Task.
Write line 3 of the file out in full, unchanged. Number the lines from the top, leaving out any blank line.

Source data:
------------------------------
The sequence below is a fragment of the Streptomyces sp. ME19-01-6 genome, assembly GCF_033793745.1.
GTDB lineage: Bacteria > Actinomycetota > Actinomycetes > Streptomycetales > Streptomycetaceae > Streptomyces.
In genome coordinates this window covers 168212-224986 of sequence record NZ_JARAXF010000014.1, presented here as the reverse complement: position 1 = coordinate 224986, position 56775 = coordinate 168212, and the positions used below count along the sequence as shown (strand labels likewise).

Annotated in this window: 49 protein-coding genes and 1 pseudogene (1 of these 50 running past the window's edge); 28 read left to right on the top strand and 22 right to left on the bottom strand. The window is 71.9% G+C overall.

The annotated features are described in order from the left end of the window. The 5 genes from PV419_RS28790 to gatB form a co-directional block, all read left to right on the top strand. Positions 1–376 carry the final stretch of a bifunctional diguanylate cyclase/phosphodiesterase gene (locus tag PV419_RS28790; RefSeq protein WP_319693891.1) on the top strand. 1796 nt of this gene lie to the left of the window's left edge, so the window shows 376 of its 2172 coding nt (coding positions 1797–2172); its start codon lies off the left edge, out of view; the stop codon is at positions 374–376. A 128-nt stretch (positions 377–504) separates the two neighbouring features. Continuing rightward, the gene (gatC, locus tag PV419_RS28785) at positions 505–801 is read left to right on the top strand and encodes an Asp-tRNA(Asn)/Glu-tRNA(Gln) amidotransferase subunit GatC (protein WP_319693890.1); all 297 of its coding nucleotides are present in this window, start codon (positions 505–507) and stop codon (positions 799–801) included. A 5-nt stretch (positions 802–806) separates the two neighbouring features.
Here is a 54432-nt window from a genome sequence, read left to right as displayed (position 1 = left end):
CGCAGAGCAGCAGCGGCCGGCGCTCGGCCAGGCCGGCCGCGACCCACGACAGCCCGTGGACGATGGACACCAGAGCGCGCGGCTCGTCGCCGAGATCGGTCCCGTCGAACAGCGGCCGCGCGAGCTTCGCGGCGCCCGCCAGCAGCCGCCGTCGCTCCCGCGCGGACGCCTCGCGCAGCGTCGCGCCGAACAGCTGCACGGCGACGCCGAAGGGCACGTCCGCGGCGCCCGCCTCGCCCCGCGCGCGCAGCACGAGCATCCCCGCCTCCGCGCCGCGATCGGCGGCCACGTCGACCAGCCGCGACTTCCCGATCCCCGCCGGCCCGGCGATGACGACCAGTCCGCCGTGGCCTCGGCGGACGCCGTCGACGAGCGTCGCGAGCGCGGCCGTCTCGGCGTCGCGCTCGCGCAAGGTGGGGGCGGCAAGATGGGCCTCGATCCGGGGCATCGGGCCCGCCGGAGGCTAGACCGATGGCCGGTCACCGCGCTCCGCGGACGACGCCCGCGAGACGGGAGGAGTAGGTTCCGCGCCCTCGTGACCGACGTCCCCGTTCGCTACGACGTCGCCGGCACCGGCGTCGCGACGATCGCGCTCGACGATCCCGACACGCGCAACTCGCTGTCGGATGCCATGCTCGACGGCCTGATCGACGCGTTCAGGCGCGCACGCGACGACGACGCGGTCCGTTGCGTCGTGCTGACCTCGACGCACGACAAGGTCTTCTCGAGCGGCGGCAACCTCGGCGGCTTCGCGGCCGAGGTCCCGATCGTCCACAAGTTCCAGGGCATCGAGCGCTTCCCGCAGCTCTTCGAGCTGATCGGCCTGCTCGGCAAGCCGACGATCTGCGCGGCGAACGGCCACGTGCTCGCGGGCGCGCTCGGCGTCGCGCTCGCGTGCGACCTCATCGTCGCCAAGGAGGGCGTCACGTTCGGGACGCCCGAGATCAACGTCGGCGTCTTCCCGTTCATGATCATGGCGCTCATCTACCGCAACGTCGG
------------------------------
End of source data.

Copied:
In genome coordinates this window covers 168212-224986 of sequence record NZ_JARAXF010000014.1, presented here as the reverse complement: position 1 = coordinate 224986, position 56775 = coordinate 168212, and the positions used below count along the sequence as shown (strand labels likewise).